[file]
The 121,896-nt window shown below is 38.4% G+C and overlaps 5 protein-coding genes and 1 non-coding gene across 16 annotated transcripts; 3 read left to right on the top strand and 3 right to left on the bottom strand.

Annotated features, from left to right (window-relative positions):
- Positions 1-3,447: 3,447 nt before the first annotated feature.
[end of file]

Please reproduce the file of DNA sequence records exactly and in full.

The 121,896-nt window shown below is 38.4% G+C and overlaps 5 protein-coding genes and 1 non-coding gene across 16 annotated transcripts; 3 read left to right on the top strand and 3 right to left on the bottom strand.

Annotated features, from left to right (window-relative positions):
- Positions 1-3,447: 3,447 nt before the first annotated feature.